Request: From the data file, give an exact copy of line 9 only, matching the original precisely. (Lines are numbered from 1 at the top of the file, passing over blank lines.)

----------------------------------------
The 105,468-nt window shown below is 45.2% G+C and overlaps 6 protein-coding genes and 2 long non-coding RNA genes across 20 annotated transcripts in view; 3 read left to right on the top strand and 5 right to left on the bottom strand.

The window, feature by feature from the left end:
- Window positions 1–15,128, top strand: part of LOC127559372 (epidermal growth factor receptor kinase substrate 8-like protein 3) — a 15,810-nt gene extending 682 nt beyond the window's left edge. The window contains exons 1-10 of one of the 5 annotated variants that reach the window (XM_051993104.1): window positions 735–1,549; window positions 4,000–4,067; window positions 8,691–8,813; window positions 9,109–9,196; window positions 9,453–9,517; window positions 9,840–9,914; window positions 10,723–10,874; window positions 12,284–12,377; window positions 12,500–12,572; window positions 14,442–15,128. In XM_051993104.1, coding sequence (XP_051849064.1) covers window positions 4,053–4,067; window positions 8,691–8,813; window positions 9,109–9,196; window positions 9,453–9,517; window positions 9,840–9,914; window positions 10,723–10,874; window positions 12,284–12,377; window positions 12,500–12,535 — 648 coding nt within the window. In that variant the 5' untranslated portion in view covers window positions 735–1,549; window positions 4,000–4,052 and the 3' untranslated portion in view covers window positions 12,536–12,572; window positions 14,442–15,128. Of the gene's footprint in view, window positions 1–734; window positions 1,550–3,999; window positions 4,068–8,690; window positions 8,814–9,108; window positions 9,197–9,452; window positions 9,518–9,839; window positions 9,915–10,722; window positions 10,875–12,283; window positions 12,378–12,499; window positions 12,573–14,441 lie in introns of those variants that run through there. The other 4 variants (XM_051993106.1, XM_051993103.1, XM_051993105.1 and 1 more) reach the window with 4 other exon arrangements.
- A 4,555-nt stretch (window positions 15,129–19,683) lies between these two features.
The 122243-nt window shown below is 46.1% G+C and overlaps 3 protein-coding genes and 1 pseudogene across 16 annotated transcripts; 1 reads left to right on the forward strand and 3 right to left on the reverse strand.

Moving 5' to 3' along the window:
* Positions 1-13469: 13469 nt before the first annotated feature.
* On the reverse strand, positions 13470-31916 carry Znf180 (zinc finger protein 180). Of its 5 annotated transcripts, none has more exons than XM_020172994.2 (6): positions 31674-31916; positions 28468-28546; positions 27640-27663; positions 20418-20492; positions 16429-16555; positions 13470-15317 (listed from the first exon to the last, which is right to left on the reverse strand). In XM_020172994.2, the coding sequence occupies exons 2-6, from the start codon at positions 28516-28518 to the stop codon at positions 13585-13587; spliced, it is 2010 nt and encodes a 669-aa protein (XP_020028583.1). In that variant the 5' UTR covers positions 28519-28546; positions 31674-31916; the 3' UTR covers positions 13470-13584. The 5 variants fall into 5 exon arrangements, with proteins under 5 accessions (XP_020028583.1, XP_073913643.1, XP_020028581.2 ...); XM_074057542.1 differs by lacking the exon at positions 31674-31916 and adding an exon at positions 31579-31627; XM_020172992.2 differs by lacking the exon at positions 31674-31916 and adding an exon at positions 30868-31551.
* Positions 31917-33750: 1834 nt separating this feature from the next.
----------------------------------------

* Positions 31917-33750: 1834 nt separating this feature from the next.